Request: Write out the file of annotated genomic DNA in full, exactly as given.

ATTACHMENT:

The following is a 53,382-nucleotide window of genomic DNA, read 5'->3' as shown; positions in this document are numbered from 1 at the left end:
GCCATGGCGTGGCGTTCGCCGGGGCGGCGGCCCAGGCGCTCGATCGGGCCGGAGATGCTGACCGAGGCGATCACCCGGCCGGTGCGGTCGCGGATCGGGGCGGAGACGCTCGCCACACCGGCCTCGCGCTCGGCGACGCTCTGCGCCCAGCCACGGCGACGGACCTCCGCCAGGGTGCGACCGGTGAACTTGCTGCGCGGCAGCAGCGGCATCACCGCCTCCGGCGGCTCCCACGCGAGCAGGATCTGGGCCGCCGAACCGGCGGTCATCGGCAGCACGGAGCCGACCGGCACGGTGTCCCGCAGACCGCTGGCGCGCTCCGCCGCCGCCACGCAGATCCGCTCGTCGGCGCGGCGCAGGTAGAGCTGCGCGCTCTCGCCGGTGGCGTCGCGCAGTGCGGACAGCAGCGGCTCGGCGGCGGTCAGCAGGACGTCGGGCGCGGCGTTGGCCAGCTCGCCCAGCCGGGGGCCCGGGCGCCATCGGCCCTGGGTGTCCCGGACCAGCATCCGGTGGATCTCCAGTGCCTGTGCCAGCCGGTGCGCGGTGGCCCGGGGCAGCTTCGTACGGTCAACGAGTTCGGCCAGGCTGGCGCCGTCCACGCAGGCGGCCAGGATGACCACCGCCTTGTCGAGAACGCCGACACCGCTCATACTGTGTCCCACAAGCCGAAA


The following is a 53,382-nucleotide window of genomic DNA, read 5'->3' as shown; positions in this document are numbered from 1 at the left end:
GCCATGGCGTGGCGTTCGCCGGGGCGGCGGCCCAGGCGCTCGATCGGGCCGGAGATGCTGACCGAGGCGATCACCCGGCCGGTGCGGTCGCGGATCGGGGCGGAGACGCTCGCCACACCGGCCTCGCGCTCGGCGACGCTCTGCGCCCAGCCACGGCGACGGACCTCCGCCAGGGTGCGACCGGTGAACTTGCTGCGCGGCAGCAGCGGCATCACCGCCTCCGGCGGCTCCCACGCGAGCAGGATCTGGGCCGCCGAACCGGCGGTCATCGGCAGCACGGAGCCGACCGGCACGGTGTCCCGCAGACCGCTGGCGCGCTCCGCCGCCGCCACGCAGATCCGCTCGTCGGCGCGGCGCAGGTAGAGCTGCGCGCTCTCGCCGGTGGCGTCGCGCAGTGCGGACAGCAGCGGCTCGGCGGCGGTCAGCAGGACGTCGGGCGCGGCGTTGGCCAGCTCGCCCAGCCGGGGGCCCGGGCGCCATCGGCCCTGGGTGTCCCGGACCAGCATCCGGTGGATCTCCAGTGCCTGTGCCAGCCGGTGCGCGGTGGCCCGGGGCAGCTTCGTACGGTCAACGAGTTCGGCCAGGCTGGCGCCGTCCACGCAGGCGGCCAGGATGACCACCGCCTTGTCGAGAACGCCGACACCGCTCATACTGTGTCCCACAAGCCGAAA